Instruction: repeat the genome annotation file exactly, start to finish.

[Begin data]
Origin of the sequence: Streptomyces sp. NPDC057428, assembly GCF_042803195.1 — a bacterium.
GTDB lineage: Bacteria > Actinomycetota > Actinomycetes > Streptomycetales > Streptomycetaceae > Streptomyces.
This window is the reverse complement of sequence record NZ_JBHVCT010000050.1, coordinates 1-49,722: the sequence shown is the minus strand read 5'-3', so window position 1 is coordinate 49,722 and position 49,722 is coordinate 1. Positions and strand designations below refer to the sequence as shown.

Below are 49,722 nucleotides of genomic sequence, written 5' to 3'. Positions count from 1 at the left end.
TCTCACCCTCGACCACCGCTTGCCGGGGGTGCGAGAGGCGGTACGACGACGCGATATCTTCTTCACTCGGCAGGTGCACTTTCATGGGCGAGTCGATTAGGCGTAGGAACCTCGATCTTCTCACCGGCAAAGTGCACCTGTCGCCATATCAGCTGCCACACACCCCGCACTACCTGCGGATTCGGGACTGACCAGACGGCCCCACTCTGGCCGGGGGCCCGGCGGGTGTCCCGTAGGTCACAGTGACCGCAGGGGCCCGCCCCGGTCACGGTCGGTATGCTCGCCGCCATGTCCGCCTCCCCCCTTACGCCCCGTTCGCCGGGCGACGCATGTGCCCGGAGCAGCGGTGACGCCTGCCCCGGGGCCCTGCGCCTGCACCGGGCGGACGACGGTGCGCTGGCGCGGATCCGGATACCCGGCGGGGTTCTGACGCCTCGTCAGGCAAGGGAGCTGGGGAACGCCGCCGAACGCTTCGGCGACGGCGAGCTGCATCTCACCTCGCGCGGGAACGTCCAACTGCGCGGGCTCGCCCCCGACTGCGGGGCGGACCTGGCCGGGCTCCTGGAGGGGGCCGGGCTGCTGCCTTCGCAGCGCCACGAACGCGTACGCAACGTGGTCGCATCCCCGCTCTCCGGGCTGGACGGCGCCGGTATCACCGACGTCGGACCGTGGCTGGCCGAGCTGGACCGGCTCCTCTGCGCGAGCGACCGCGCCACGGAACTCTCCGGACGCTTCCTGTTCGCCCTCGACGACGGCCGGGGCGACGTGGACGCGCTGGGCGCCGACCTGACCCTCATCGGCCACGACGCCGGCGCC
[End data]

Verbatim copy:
Origin of the sequence: Streptomyces sp. NPDC057428, assembly GCF_042803195.1 — a bacterium.
GTDB lineage: Bacteria > Actinomycetota > Actinomycetes > Streptomycetales > Streptomycetaceae > Streptomyces.
This window is the reverse complement of sequence record NZ_JBHVCT010000050.1, coordinates 1-49,722: the sequence shown is the minus strand read 5'-3', so window position 1 is coordinate 49,722 and position 49,722 is coordinate 1. Positions and strand designations below refer to the sequence as shown.

Below are 49,722 nucleotides of genomic sequence, written 5' to 3'. Positions count from 1 at the left end.
TCTCACCCTCGACCACCGCTTGCCGGGGGTGCGAGAGGCGGTACGACGACGCGATATCTTCTTCACTCGGCAGGTGCACTTTCATGGGCGAGTCGATTAGGCGTAGGAACCTCGATCTTCTCACCGGCAAAGTGCACCTGTCGCCATATCAGCTGCCACACACCCCGCACTACCTGCGGATTCGGGACTGACCAGACGGCCCCACTCTGGCCGGGGGCCCGGCGGGTGTCCCGTAGGTCACAGTGACCGCAGGGGCCCGCCCCGGTCACGGTCGGTATGCTCGCCGCCATGTCCGCCTCCCCCCTTACGCCCCGTTCGCCGGGCGACGCATGTGCCCGGAGCAGCGGTGACGCCTGCCCCGGGGCCCTGCGCCTGCACCGGGCGGACGACGGTGCGCTGGCGCGGATCCGGATACCCGGCGGGGTTCTGACGCCTCGTCAGGCAAGGGAGCTGGGGAACGCCGCCGAACGCTTCGGCGACGGCGAGCTGCATCTCACCTCGCGCGGGAACGTCCAACTGCGCGGGCTCGCCCCCGACTGCGGGGCGGACCTGGCCGGGCTCCTGGAGGGGGCCGGGCTGCTGCCTTCGCAGCGCCACGAACGCGTACGCAACGTGGTCGCATCCCCGCTCTCCGGGCTGGACGGCGCCGGTATCACCGACGTCGGACCGTGGCTGGCCGAGCTGGACCGGCTCCTCTGCGCGAGCGACCGCGCCACGGAACTCTCCGGACGCTTCCTGTTCGCCCTCGACGACGGCCGGGGCGACGTGGACGCGCTGGGCGCCGACCTGACCCTCATCGGCCACGACGCCGGCGCC